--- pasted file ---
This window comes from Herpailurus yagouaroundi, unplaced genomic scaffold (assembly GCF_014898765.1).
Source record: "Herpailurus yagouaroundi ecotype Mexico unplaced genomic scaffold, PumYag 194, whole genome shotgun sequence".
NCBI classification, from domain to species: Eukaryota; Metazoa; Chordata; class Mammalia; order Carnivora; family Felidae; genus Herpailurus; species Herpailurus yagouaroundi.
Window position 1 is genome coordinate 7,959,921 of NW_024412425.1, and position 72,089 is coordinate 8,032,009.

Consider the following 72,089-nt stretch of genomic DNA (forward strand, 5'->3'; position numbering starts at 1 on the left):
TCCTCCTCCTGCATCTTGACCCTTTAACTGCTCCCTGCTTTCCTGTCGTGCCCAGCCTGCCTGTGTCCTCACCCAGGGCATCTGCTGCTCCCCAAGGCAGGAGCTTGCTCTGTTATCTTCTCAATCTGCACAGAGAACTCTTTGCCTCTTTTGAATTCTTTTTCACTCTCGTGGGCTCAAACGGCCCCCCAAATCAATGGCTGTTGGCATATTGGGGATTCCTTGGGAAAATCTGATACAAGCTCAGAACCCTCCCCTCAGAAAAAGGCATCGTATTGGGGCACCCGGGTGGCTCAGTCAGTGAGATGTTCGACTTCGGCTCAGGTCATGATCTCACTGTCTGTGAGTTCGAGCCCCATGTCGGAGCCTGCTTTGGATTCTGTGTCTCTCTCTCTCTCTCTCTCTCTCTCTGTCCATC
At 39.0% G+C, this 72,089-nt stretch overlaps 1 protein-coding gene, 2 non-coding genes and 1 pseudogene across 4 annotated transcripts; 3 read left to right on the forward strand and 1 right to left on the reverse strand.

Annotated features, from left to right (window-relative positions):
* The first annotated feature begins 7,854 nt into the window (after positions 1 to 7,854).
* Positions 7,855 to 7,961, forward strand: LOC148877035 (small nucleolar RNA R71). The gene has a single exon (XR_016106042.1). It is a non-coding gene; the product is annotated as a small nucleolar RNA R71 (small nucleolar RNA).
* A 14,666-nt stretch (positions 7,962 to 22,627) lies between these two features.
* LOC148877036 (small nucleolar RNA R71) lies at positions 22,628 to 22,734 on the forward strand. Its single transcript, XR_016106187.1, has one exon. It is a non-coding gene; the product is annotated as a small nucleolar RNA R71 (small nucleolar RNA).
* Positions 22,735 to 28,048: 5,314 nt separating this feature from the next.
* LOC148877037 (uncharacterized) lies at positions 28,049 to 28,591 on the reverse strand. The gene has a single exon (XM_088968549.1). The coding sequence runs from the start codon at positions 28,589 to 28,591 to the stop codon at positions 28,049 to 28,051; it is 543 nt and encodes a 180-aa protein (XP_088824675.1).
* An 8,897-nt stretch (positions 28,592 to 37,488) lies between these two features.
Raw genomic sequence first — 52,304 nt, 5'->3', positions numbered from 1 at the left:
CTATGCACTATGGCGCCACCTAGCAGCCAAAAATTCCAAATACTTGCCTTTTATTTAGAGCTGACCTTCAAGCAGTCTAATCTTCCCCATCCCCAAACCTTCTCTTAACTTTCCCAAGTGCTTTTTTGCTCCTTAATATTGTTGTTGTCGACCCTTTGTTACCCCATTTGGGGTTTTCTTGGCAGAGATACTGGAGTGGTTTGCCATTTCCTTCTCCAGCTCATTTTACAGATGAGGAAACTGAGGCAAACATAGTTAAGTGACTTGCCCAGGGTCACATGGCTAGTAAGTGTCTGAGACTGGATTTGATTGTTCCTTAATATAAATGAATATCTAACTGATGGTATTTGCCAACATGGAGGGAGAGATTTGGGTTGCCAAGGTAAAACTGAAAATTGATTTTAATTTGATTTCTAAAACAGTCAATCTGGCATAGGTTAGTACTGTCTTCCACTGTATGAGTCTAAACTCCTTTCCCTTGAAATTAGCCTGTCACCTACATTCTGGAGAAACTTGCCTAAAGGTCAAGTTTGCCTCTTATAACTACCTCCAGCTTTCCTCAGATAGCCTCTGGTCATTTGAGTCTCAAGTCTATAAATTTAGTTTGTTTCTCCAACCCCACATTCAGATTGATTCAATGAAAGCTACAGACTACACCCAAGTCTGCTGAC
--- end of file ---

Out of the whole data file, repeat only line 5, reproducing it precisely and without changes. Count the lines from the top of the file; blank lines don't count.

Consider the following 72,089-nt stretch of genomic DNA (forward strand, 5'->3'; position numbering starts at 1 on the left):